As mentioned in the Introduction, if we consider a generic CS problem, there are some pathological examples for which the behavior of LASSO is quite unpredictable and inconsistent with our intuition. See Figure 1 for an example and Section ? for a detailed description about it. Here, we consider the asymptotic regime introduced in the last section. It turns out that in this setting the solution of LASSO behaves as expected.

We summarize the proof of this theorem in Section 3.2.
Intuitively speaking, Theorem ? claims that, as we increase the regularization parameter , the number of elements in the active set is decreasing. Also, according to the condition the largest it can get is . Since the number of active elements is a decreasing function of , appears only in the limit . Figure 3 shows the number of active elements as a function of for a setting described in Section ?. In the next section, we will exploit this property to design and tune AMP for solving the LASSO.

Figure 3: The number of active elements in the solution of LASSO as a function of \lambda. The size of the active set decreases monotonically as we increase \lambda.
Figure 3: The number of active elements in the solution of LASSO as a function of . The size of the active set decreases monotonically as we increase .

Our next result is regarding the behavior of the normalized MSE in terms of the regularization parameter . In asymptotic setting, we prove that the normalized MSE is a quasi-convex function of . See Section 3.4 of [32] for a short introduction on quasi-convex functions. Figure 4 exhibits the behavior of MSE as a function of . The detailed description of this problem instance can be found in Section 4.2. Before we proceed further, we define bowl-shaped functions.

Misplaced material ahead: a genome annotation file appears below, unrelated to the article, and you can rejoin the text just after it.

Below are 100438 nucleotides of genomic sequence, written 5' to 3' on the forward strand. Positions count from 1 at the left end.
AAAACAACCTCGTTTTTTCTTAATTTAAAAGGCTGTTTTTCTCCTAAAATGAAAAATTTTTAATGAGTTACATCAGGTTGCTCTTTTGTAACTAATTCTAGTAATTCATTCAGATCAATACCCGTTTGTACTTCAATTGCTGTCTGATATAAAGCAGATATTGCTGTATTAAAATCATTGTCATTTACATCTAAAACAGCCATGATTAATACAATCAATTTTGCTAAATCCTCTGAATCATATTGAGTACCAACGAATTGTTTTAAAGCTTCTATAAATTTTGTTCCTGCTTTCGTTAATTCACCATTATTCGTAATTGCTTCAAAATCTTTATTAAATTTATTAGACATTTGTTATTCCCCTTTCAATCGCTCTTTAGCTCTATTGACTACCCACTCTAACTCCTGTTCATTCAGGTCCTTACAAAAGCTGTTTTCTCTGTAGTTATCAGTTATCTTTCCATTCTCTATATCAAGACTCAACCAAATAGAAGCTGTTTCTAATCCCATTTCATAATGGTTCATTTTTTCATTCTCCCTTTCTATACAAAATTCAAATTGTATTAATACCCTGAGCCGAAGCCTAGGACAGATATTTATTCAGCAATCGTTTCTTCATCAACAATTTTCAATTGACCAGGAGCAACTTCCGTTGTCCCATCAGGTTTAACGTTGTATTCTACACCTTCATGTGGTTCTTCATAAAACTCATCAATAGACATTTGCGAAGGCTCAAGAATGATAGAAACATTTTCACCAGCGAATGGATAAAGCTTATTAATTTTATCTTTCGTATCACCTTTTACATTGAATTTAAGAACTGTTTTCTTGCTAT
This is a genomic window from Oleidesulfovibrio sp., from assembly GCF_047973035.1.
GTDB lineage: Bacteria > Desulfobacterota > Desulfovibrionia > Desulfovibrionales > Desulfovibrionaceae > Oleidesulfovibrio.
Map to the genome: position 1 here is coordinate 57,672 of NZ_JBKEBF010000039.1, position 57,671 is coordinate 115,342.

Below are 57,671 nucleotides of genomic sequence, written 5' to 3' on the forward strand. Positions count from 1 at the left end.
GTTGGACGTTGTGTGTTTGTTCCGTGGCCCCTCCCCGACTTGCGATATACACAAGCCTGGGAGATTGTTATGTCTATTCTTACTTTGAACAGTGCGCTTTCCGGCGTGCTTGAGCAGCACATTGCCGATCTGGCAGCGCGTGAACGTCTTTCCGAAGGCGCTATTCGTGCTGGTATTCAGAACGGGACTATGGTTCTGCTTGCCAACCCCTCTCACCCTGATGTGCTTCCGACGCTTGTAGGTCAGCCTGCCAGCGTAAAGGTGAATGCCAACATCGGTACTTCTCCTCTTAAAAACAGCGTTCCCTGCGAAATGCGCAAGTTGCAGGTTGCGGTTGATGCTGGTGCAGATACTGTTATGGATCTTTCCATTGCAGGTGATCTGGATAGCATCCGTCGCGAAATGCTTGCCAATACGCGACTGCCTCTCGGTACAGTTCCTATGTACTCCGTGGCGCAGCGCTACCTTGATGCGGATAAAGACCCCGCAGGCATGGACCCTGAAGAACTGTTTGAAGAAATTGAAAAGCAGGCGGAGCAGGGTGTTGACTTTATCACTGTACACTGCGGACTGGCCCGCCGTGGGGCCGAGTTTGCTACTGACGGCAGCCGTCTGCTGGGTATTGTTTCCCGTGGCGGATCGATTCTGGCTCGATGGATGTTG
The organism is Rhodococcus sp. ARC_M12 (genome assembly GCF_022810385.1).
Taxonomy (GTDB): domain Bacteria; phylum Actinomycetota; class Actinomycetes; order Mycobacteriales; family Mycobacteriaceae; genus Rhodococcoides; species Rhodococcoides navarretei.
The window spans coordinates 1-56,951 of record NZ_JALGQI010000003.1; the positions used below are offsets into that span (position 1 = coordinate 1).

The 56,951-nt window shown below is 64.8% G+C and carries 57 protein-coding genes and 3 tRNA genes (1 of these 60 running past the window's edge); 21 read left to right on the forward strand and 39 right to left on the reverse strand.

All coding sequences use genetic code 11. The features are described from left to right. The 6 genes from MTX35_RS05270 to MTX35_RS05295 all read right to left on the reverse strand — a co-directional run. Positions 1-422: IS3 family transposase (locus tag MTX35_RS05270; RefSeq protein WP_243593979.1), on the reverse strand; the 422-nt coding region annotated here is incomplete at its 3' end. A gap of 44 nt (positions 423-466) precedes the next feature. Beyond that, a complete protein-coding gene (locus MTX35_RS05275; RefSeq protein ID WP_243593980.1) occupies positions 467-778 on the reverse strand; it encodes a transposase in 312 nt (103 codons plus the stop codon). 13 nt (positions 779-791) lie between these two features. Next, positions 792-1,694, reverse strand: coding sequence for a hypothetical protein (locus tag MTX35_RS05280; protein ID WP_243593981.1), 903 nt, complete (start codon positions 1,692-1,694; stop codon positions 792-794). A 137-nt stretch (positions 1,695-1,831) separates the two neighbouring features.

Here is the formal statement of this result.

Figure 4: Behavior of MSE as a function of \lambda for two different noise variances.
Figure 4: Behavior of MSE as a function of for two different noise variances.

See the proof in Section 3.3.
In many applications such as imaging, it is important to find the optimal value of that leads to the minimum MSE. We believe that the combination of the quasi-convexity of MSE in terms of and certain risk estimation techniques, such as SURE, may lead to efficient algorithms for estimating . We leave this as an avenue for the future research.

2.4Implications for AMP

AMP in asymptotic settings

In this section we show how the result of Theorem ? can lead to an efficient method for setting the threshold in the AMP algorithm. We first review some background on the asymptotic analysis of AMP. This section is mainly based on the results in [23], and the interested reader is referred to these papers for further details. As we mentioned in Section 1.3, AMP is an iterative thresholding algorithm. Therefore, we would like to know the discrepancy of its estimate at every iteration from the original vector . The following definition formalizes different discrepancy measures for the AMP estimates.

As before, we can consider that leads to the normalized MSE of AMP at iteration . The following result that was conjectured in [23] and was finally proved in [19] provides a simple description of the almost sure limits of the observables.

Similarly, our discussion of the solution of the LASSO, this theorem claims that, as long as the calculation of the pseudo-Lipschitz observables is concerned, we can assume that estimate of the AMP are modeled as iid elements with each element modeled in law as , where and . As before, we are also interested in the normalized number of detections. The following theorem establishes this result.